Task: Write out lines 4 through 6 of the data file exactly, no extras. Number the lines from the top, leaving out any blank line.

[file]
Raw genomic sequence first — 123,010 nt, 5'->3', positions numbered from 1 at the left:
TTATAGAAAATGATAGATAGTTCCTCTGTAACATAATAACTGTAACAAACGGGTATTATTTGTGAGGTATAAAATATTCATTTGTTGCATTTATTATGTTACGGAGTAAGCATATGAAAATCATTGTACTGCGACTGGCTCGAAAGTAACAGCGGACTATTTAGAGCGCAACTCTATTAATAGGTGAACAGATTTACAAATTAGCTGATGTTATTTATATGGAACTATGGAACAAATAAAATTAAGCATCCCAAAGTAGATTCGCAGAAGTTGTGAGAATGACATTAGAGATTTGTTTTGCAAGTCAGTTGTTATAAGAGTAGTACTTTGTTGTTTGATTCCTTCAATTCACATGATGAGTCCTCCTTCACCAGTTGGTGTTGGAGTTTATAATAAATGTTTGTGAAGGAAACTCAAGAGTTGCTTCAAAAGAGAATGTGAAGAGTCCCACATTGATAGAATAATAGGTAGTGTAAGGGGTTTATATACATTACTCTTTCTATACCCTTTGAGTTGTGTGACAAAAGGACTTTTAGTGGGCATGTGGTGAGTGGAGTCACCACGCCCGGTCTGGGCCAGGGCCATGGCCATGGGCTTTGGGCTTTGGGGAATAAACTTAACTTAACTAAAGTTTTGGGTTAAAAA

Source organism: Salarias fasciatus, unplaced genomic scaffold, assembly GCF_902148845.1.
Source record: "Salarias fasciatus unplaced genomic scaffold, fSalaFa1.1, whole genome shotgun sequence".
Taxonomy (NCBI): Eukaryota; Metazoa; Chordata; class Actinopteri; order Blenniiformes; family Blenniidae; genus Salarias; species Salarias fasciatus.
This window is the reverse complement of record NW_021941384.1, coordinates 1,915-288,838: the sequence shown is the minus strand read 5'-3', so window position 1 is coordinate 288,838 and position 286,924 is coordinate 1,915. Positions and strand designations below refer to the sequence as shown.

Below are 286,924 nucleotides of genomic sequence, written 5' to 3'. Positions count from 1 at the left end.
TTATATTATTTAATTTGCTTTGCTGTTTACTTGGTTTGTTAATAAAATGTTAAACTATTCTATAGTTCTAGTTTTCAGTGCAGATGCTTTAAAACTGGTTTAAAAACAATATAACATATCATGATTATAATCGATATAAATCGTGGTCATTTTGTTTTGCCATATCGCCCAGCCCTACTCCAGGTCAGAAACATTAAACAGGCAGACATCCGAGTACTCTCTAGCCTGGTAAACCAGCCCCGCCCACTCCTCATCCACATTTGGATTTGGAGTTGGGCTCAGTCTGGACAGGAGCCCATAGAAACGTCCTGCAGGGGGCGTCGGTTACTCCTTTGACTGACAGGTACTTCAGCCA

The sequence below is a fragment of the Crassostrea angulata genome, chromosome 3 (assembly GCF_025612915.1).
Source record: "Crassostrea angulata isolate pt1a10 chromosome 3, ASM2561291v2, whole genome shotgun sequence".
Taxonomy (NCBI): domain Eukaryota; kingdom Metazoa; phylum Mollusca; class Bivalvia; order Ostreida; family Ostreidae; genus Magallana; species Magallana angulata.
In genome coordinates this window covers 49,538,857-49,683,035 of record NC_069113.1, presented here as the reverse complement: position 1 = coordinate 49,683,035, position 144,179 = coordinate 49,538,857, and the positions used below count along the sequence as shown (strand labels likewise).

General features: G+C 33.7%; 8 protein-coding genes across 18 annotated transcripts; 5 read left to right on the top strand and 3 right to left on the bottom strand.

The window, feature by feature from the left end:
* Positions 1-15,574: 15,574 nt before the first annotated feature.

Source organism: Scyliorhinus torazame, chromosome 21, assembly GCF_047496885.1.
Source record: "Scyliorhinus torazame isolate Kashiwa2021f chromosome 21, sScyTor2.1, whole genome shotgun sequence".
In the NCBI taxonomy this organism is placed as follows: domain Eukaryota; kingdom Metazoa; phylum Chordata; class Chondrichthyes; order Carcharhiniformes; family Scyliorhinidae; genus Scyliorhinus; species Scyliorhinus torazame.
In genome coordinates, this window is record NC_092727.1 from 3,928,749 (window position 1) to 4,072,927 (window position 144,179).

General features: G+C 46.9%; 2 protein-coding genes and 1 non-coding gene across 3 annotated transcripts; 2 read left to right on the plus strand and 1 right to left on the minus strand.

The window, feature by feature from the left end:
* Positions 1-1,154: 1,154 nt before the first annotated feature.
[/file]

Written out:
Source record: "Salarias fasciatus unplaced genomic scaffold, fSalaFa1.1, whole genome shotgun sequence".
Taxonomy (NCBI): Eukaryota; Metazoa; Chordata; class Actinopteri; order Blenniiformes; family Blenniidae; genus Salarias; species Salarias fasciatus.
This window is the reverse complement of record NW_021941384.1, coordinates 1,915-288,838: the sequence shown is the minus strand read 5'-3', so window position 1 is coordinate 288,838 and position 286,924 is coordinate 1,915. Positions and strand designations below refer to the sequence as shown.